Last Sunday my older daughter corralled me into a grocery shopping trip in search of exotic ingredients for her "Big Fat Greek Dinner" that she is throwing this coming weekend. After completing our mission we had time on our hands and, because I don’t see a lot of her since she moved out, we decided to get something to eat. As we headed out of the parking lot Lucy said, "Ooh there’s The Choo-Choo. I haven’t been there since I was five years old. Canwegocanwegocanwego?" Like I say, I don’t see that much of her these days so how could I say no?
There may be more of these around the country, I don’t know. There were several of them in and around the Chicago area starting in the 40s and 50s, sticking around probably into the 80s. These days there are only a few left, one for sure down in the far south suburbs and maybe one other one bedsides ours in Des Plaines. The interesting thing about the Des Plaines store is that it is not far from the first Ray Kroc McDonald’s. According to the legend printed on the back of their menu, Ray payed them a visit and explained that his new venture would not provide too much competition as they had indoor seating and he did not.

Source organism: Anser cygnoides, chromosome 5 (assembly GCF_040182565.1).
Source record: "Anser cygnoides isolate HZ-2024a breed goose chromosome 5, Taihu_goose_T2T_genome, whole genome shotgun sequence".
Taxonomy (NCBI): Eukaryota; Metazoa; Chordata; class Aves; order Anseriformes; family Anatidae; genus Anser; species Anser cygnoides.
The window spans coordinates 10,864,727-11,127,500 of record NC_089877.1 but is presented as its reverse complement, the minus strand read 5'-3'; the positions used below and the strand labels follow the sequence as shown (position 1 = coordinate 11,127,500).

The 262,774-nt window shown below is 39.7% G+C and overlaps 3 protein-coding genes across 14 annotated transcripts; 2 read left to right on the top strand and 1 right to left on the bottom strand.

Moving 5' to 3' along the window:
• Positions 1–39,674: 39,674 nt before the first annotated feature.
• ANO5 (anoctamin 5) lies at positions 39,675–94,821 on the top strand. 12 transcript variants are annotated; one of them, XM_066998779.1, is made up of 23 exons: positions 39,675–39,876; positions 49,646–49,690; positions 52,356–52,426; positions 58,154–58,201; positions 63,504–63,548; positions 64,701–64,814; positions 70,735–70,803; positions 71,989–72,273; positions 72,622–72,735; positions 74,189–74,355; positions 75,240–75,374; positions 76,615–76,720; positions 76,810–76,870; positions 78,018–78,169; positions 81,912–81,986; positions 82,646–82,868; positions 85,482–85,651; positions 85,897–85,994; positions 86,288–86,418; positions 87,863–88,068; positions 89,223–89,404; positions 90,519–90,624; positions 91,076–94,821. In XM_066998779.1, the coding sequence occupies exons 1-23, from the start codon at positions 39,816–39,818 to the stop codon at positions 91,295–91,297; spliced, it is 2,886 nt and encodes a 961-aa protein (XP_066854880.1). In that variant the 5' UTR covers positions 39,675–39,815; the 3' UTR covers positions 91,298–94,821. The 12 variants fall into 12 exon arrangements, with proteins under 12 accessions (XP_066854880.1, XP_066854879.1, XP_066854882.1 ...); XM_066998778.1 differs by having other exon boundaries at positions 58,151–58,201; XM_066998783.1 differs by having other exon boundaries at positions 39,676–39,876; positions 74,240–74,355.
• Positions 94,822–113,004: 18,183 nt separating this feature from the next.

The gimmick here is that families with kids would sit at a long counter and their food would be delivered to them via flat cars on a Lionel train that ran in a circle around the perimeter of the counter and through the kitchen. The place is set up like a classic diner with the counter running the length of the store with a row of booths along the front windows. Booth occupants were forced to suffer with normal waitress service. We sat at the counter (of course) and ordered up a couple of burgers. My memory was that The Choo-Choo’s food was pretty ordinary, otherwise why would it take me 20 years to make a return trip.
When the food arrived on the "4:15 out of Peoria", I was pleasantly surprised to find my memory was slipping. The burgers were cooked ala Steak and Shake/Culver’s/Winstead’s(for all you Kansas City fans), a lump of ground beef slapped on the griddle and then mashed down and expanded as it cooked. With nice ragged edges and a substantial thickness, this burger was fresher, bigger, and tastier than any of those places. It had a good top quality beef flavor, served with the usual toppings and a generous order of well prepared fries. At $5.50 it was a pretty good buy.
What with my trip to The Berghoff later in the week, this has been a nice time to reconnect with family and relive memories. If you’re ever in Des Plaines, The Choo-Choo gets a big thumbs up from Buddy.